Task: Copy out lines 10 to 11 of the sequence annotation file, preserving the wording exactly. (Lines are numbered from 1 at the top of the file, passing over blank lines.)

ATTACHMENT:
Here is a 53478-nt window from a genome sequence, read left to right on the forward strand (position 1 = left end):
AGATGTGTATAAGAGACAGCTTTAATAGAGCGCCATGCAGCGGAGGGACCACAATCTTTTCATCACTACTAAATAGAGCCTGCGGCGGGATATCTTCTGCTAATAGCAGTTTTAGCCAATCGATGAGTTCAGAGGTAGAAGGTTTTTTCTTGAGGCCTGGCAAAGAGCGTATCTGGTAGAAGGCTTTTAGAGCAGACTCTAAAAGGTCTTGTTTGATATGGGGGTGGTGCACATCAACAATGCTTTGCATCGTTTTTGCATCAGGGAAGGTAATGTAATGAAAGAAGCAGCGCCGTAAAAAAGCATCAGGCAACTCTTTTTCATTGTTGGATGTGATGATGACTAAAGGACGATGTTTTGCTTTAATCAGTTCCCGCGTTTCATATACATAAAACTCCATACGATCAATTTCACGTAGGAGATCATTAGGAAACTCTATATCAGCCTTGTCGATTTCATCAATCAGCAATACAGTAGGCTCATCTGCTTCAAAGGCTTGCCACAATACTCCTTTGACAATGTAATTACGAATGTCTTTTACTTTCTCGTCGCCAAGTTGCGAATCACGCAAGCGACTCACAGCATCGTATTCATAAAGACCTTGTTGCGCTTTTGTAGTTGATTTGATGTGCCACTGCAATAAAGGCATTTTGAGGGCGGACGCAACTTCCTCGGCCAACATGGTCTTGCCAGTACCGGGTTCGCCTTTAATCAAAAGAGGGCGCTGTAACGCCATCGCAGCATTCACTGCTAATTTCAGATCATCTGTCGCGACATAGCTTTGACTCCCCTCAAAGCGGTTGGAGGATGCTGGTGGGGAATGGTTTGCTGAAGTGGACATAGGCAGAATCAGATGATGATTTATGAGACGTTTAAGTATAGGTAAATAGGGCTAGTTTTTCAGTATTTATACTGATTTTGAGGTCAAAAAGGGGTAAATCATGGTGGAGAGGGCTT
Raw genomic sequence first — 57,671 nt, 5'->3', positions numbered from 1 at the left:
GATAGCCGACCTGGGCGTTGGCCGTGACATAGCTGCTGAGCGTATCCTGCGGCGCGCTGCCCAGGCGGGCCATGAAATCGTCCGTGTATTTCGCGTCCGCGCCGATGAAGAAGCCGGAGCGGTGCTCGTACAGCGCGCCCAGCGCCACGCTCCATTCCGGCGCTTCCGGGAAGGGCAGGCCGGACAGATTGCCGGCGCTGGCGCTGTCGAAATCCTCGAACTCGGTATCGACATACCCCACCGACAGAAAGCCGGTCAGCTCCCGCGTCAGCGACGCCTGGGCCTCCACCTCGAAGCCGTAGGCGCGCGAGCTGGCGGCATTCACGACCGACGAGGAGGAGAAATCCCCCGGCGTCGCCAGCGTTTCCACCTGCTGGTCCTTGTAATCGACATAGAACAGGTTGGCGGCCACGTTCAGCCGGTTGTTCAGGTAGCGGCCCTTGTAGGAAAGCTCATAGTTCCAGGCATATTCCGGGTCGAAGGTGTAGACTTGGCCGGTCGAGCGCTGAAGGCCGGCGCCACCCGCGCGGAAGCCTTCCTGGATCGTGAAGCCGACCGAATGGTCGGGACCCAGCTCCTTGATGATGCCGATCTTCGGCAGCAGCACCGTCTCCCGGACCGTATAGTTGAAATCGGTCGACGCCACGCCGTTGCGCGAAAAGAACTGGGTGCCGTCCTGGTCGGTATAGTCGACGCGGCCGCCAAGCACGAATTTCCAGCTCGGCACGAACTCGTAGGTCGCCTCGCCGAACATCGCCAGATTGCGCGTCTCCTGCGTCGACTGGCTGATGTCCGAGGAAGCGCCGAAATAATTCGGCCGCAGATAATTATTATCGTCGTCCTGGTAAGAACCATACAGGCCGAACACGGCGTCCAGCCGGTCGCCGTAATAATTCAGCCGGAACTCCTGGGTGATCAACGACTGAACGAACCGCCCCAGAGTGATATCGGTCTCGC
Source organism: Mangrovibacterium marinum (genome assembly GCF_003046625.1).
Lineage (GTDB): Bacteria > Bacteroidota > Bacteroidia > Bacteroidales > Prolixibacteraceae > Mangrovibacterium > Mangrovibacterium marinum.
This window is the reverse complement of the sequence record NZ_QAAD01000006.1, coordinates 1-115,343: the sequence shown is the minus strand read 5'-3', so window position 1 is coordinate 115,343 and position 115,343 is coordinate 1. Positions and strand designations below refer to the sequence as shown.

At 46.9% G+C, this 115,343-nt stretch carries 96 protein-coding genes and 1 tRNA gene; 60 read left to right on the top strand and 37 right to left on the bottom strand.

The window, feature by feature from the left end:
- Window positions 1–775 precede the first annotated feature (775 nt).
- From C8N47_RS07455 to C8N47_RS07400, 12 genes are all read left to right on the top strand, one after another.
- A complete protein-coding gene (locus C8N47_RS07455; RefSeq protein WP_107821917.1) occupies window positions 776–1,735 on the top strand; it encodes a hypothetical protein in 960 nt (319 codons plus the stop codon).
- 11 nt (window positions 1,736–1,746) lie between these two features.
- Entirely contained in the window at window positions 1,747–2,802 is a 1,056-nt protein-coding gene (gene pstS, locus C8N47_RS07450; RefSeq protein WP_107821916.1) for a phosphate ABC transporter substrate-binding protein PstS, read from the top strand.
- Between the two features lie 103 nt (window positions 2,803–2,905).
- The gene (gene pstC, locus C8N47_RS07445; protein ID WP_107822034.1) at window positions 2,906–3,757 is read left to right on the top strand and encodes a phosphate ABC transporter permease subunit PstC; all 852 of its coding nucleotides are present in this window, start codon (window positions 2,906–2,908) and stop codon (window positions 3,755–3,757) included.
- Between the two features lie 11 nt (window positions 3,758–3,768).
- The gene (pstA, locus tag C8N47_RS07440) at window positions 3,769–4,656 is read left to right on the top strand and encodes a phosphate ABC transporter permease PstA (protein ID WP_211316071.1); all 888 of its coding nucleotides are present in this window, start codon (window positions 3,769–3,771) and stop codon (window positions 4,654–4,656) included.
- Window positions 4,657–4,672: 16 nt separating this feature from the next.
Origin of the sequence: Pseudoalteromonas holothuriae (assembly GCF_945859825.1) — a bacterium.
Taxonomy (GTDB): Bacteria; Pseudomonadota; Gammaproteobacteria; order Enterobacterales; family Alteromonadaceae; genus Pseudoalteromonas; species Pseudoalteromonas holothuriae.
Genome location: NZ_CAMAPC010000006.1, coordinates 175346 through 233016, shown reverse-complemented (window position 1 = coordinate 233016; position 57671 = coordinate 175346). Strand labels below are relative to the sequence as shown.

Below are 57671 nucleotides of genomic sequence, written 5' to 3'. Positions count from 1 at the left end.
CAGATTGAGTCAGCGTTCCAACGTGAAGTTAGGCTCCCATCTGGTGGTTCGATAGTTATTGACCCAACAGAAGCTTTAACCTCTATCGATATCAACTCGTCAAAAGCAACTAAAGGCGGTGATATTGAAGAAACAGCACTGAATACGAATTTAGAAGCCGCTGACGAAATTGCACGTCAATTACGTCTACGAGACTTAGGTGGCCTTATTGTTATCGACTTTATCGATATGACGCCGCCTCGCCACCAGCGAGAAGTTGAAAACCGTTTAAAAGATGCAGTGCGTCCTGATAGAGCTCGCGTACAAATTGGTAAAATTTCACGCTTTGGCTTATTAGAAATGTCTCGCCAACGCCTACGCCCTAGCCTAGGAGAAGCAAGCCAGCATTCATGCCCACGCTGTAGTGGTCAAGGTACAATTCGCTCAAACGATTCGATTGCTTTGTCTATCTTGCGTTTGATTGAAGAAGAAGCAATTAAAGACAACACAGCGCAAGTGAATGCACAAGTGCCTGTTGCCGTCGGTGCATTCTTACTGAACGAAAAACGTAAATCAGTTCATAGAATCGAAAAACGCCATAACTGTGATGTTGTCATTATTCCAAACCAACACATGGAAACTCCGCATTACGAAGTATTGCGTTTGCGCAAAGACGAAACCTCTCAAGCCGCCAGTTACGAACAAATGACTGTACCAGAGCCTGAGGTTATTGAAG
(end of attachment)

- Window positions 1–775 precede the first annotated feature (775 nt).
- From C8N47_RS07455 to C8N47_RS07400, 12 genes are all read left to right on the top strand, one after another.